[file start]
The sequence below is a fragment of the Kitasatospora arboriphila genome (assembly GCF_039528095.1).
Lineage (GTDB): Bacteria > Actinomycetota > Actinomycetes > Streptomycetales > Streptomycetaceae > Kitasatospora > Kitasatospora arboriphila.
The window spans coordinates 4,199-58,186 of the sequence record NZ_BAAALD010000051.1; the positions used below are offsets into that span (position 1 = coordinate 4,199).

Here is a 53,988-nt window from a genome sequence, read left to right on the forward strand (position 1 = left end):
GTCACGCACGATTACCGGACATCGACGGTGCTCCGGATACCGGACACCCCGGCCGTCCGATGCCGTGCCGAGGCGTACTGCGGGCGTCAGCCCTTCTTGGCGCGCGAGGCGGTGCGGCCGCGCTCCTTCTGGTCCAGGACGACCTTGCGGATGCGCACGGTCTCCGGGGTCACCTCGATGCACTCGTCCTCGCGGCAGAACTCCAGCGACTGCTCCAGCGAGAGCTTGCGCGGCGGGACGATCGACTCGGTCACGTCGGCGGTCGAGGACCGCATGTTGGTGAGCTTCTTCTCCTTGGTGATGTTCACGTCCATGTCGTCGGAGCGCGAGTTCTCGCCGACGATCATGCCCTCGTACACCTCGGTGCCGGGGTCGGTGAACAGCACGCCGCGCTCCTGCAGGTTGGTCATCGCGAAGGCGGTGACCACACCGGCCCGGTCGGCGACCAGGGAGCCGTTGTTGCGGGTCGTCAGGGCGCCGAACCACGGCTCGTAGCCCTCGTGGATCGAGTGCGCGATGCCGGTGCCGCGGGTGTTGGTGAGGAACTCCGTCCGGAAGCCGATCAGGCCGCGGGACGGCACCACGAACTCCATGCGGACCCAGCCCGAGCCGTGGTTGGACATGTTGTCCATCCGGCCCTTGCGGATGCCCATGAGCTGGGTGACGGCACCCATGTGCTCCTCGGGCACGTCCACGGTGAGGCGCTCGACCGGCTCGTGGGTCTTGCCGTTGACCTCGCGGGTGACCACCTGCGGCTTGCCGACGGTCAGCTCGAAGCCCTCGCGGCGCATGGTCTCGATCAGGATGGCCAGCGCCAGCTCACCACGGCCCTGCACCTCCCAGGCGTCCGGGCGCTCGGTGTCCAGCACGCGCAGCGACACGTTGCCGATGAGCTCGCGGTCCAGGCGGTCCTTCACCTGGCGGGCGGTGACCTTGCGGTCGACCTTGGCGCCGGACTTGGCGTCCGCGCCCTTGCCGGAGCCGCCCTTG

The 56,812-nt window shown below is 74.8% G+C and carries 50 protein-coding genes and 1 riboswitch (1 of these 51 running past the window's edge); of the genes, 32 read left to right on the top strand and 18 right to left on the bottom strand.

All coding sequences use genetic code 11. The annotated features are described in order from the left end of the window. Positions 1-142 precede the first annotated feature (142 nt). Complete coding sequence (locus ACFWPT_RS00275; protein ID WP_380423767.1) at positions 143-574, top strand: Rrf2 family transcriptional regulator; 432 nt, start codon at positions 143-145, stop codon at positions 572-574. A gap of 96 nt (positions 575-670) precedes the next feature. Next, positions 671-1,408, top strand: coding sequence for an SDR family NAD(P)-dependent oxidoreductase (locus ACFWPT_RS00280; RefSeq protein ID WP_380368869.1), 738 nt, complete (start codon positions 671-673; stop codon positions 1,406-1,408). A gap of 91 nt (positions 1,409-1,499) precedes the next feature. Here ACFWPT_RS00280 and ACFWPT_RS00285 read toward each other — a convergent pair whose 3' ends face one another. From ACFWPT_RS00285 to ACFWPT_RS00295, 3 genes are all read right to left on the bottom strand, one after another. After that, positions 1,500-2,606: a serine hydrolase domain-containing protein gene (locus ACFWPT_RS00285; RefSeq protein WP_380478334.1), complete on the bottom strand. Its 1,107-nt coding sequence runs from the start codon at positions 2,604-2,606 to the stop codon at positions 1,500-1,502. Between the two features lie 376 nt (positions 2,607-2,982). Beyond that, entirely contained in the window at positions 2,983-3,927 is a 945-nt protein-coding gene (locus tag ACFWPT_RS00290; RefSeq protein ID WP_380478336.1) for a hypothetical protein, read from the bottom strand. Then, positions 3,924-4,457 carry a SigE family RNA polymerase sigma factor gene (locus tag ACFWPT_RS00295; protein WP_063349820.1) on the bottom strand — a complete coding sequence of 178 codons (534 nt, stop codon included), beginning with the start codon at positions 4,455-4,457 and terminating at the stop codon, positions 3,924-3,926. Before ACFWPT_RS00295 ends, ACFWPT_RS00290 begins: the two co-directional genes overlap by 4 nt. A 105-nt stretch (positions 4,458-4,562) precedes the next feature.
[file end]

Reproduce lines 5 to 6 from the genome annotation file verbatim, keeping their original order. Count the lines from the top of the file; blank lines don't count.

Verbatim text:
GTCACGCACGATTACCGGACATCGACGGTGCTCCGGATACCGGACACCCCGGCCGTCCGATGCCGTGCCGAGGCGTACTGCGGGCGTCAGCCCTTCTTGGCGCGCGAGGCGGTGCGGCCGCGCTCCTTCTGGTCCAGGACGACCTTGCGGATGCGCACGGTCTCCGGGGTCACCTCGATGCACTCGTCCTCGCGGCAGAACTCCAGCGACTGCTCCAGCGAGAGCTTGCGCGGCGGGACGATCGACTCGGTCACGTCGGCGGTCGAGGACCGCATGTTGGTGAGCTTCTTCTCCTTGGTGATGTTCACGTCCATGTCGTCGGAGCGCGAGTTCTCGCCGACGATCATGCCCTCGTACACCTCGGTGCCGGGGTCGGTGAACAGCACGCCGCGCTCCTGCAGGTTGGTCATCGCGAAGGCGGTGACCACACCGGCCCGGTCGGCGACCAGGGAGCCGTTGTTGCGGGTCGTCAGGGCGCCGAACCACGGCTCGTAGCCCTCGTGGATCGAGTGCGCGATGCCGGTGCCGCGGGTGTTGGTGAGGAACTCCGTCCGGAAGCCGATCAGGCCGCGGGACGGCACCACGAACTCCATGCGGACCCAGCCCGAGCCGTGGTTGGACATGTTGTCCATCCGGCCCTTGCGGATGCCCATGAGCTGGGTGACGGCACCCATGTGCTCCTCGGGCACGTCCACGGTGAGGCGCTCGACCGGCTCGTGGGTCTTGCCGTTGACCTCGCGGGTGACCACCTGCGGCTTGCCGACGGTCAGCTCGAAGCCCTCGCGGCGCATGGTCTCGATCAGGATGGCCAGCGCCAGCTCACCACGGCCCTGCACCTCCCAGGCGTCCGGGCGCTCGGTGTCCAGCACGCGCAGCGACACGTTGCCGATGAGCTCGCGGTCCAGGCGGTCCTTCACCTGGCGGGCGGTGACCTTGCGGTCGACCTTGGCGCCGGACTTGGCGTCCGCGCCCTTGCCGGAGCCGCCCTTG

The 56,812-nt window shown below is 74.8% G+C and carries 50 protein-coding genes and 1 riboswitch (1 of these 51 running past the window's edge); of the genes, 32 read left to right on the top strand and 18 right to left on the bottom strand.